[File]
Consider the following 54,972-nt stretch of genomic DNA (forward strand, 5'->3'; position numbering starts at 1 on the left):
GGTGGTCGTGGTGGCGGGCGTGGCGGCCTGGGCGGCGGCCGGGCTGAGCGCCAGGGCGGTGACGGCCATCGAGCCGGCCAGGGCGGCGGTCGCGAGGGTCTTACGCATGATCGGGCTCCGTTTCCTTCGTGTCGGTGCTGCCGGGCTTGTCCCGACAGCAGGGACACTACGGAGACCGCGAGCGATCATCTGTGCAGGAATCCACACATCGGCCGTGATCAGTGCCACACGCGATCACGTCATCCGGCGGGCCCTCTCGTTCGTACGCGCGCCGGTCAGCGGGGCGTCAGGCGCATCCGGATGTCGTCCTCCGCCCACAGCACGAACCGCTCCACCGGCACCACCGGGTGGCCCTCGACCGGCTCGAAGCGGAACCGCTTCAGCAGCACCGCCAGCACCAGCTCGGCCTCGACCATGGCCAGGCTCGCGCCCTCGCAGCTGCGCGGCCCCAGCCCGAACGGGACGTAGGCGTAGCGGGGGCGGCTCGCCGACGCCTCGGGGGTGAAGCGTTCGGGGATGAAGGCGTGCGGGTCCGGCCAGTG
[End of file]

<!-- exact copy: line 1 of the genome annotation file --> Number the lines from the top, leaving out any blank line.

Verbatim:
Consider the following 54,972-nt stretch of genomic DNA (forward strand, 5'->3'; position numbering starts at 1 on the left):